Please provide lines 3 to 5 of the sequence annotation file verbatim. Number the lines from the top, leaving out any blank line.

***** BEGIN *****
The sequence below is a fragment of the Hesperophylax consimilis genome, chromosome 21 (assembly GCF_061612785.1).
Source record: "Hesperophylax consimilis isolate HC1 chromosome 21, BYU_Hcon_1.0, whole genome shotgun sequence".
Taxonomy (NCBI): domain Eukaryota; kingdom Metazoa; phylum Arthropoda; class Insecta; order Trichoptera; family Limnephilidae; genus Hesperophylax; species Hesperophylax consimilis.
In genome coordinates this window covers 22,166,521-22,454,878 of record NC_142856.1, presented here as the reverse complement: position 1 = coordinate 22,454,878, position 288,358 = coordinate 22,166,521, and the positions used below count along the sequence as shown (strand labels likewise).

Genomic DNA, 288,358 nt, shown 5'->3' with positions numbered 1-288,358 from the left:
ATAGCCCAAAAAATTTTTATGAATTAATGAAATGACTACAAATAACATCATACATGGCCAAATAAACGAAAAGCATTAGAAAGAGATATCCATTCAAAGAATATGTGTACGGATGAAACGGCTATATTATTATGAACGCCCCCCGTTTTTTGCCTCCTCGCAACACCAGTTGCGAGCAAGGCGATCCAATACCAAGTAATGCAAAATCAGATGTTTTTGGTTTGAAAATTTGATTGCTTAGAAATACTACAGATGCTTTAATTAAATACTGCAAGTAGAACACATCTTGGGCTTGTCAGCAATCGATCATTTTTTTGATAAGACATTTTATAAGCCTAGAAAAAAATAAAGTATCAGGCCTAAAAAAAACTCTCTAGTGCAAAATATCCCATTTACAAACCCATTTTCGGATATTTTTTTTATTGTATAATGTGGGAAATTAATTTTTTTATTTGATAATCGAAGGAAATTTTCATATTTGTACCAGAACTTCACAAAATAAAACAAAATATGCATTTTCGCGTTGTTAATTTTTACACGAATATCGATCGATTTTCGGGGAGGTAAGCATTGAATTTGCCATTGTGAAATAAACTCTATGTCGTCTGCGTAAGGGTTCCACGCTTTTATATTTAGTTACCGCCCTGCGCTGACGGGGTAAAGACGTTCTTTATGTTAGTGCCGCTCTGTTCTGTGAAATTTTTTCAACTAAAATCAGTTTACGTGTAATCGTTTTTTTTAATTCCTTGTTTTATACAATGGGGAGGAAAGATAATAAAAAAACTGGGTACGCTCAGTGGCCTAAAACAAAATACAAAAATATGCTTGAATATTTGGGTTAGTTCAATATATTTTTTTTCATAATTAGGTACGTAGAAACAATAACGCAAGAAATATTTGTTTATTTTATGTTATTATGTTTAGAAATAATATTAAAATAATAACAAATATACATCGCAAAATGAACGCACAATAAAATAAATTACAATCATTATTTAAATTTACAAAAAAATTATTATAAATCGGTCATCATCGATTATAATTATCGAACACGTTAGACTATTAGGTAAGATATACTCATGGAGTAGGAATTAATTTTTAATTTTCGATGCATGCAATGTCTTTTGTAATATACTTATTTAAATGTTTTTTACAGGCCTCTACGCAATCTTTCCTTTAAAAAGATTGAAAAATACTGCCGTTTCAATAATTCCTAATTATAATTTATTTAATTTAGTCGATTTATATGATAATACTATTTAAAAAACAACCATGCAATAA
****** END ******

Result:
Taxonomy (NCBI): domain Eukaryota; kingdom Metazoa; phylum Arthropoda; class Insecta; order Trichoptera; family Limnephilidae; genus Hesperophylax; species Hesperophylax consimilis.
In genome coordinates this window covers 22,166,521-22,454,878 of record NC_142856.1, presented here as the reverse complement: position 1 = coordinate 22,454,878, position 288,358 = coordinate 22,166,521, and the positions used below count along the sequence as shown (strand labels likewise).

Genomic DNA, 288,358 nt, shown 5'->3' with positions numbered 1-288,358 from the left: